‘The Liberator’ uses new animation technology to share World War II story
(Courtesy of Netflix)
Nov. 20, 2020 3:49 p.m.
The creators of “The Liberator” are doing more than just telling a World War II story – they’re liberating the boundaries of animation.
The four-episode Netflix miniseries was released on Nov. 11, chronicling the real-life journey of a group of Mexican Americans, Native Americans and Dust Bowl cowboys who are led by their commander, Felix Sparks (Bradley James). From start to finish, the miniseries attempts to explore the emotional effects of World War II on soldiers through a new form of hybrid animation technology called Trioscope which combines live-action acting performances and computer-generated sets. Producer of “The Liberator” and co-creator of Trioscope, L.C. Crowley, said the partially live-action animation style pairs a stylized aesthetic with a cost-effective and unconstrained production process.
“We’re giving audiences … a new visual experience,” Crowley said. “(Viewers) can get all the escapism they get from their favorite blockbuster, all the suspension of disbelief that you get from animation in general, but (also) all of the deep nuanced emotionality you get from live-action actor performances.”
He said after nearly 10 years of pre-production, A+E Studios and Netflix decided to collaborate with Trioscope Studios because it was far too costly and creatively ambitious to film in live-action form. Trioscope’s streamlined production worked perfectly for the series because it helped circumvent issues like procuring historically-accurate weaponry during the early stages of production, Crowley said.
In addition to its cost-effectiveness, Crowley said the animated live-action performances distinguish Trioscope from other animation techniques because it balances the graphic novel aesthetic and the emotional depth of real-life actors. He said while only about 80% of the series’ action is computer generated, all of the acting performances are perfectly preserved to ensure photorealism in the actors’ faces and movements.
To fill in the parts of filming that are not live-action, Crowley said the series’ set design contained dozens of blue screens and visual markers to help guide visual effects artists in building immense graphic-novel style animation. But lead actor, Bradley James, said these post-production guides on set posed particular challenges to his acting performance because there were no tactile markers to assist in emotional expression.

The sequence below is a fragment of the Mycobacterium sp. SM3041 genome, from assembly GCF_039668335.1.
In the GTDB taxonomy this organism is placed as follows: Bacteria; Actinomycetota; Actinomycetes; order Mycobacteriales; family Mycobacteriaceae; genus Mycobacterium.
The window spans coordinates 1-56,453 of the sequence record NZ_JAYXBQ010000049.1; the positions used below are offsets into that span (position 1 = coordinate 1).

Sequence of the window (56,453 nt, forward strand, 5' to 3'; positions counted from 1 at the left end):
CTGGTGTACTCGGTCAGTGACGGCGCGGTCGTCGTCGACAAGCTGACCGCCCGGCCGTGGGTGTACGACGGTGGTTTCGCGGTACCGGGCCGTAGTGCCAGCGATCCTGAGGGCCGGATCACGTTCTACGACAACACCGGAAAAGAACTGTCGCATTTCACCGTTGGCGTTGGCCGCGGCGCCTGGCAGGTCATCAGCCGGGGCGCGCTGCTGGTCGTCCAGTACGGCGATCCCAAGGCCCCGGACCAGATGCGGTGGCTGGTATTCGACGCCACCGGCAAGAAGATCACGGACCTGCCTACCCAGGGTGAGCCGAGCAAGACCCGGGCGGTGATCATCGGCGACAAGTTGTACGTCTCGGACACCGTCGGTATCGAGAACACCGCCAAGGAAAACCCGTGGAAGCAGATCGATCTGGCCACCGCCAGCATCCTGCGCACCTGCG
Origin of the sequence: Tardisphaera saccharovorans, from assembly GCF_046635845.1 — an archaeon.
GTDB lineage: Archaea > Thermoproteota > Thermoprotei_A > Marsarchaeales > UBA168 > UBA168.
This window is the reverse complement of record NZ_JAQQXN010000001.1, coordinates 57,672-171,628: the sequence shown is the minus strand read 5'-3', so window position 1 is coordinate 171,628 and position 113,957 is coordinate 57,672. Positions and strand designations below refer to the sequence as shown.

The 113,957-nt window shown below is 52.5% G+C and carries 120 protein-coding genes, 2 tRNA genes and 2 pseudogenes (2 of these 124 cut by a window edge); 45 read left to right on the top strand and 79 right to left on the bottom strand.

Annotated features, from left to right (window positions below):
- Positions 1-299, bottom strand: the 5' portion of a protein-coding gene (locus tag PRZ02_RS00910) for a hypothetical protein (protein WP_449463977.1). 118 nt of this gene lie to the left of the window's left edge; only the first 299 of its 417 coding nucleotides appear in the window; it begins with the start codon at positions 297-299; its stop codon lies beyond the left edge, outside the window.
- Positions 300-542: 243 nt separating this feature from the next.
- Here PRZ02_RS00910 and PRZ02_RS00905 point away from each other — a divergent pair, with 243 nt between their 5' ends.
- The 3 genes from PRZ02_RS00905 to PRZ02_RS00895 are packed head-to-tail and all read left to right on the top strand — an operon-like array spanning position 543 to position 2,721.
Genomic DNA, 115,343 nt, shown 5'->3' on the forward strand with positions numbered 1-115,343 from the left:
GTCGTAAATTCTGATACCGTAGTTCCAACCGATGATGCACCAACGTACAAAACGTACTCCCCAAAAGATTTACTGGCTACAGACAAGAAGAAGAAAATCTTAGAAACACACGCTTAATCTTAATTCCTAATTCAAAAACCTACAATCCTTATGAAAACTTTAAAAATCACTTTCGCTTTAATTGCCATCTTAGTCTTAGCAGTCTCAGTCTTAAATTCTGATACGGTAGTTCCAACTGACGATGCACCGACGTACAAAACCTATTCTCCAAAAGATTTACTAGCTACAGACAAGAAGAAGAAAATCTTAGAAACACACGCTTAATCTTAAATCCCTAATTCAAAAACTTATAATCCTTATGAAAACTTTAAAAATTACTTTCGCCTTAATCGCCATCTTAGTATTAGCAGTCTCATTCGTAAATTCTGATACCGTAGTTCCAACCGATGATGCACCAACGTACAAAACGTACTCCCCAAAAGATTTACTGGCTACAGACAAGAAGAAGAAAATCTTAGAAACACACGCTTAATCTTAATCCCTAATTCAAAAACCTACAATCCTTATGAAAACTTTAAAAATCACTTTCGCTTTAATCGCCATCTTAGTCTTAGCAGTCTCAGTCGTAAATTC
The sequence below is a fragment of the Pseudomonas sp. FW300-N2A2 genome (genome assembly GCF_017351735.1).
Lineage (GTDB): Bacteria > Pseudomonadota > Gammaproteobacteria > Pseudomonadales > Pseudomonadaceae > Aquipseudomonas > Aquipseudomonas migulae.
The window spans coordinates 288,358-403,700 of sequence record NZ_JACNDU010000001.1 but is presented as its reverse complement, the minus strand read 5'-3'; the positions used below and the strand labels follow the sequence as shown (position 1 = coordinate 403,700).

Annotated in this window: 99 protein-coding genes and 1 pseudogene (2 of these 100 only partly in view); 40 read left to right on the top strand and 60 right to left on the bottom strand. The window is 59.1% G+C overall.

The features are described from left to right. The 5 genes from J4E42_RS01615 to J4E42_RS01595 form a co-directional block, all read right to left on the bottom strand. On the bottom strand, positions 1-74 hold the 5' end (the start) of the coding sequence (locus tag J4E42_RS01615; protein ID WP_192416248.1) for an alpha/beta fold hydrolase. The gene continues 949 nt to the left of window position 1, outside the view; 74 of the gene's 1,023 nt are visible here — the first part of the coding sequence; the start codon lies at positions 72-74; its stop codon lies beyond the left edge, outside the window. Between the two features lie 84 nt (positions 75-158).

“You probably walked onto (set) ten minutes ago after you’ve gotten out of makeup,” James said. “(But) your character has probably been in a fox hole for four days and hasn’t eaten very much … you have to have a (sensory) knowledge of what that is going to feel like so you can bring that to the set.”
To foster such perceptual awareness, director and visual effects artist, Greg Jonkajtys said he showed the actors an animatic storyboard to visually describe each episode shot-by-shot. In addition to storyboards, Jonkajtys said he also used button-triggerable sound effects to emulate the auditory experience of explosions and constant gunfire during combat scenes. These sound effects helped immerse the actors into their strenuous roles as well as to synchronize and standardize their reaction times to sound.
Although the actors have to perform their roles on set without physical markers, Jonkajtys said the hyper-stylized historical account is able to achieve both diminished realism and a high level of accessibility. Thus, he said the animated final product is emotionally easier to view than the original footage of concentration camps and combat fields that “The Liberator” depicts.
“The key here was to strike the balance between showing realistic atrocity (and) making it look more illustrative and not (photorealistic),” Jonkajtys said. “That’s why we stylized it a little bit so it (expresses a story) … I think it’s important that it reach more audiences than if it were a documentary with a super realistic depiction of (war’s brutality).”
Crowley said “The Liberator” also distinguishes itself from other historical dramas by highlighting underrepresented and diverse accounts of World War II while expressing these stories with a purposeful creative vision. Although animating the graphic scenes of concentration camps and battlefields may cause some viewers to question the series’ historical accuracy, Crowley said strenuous research and the unusual hybridity of Trioscope allows “The Liberator” to tap into a new emotional perspective for viewing.
“There have been (really great) animated takes on World War II stories,” Crowley said. “But on this scale and in this way, it felt like a really interesting opportunity to introduce an entirely new audience across the globe – specifically younger people – to a World War II story that is extraordinary on its own, but given its visual context may make it (even) more relatable to those folks.”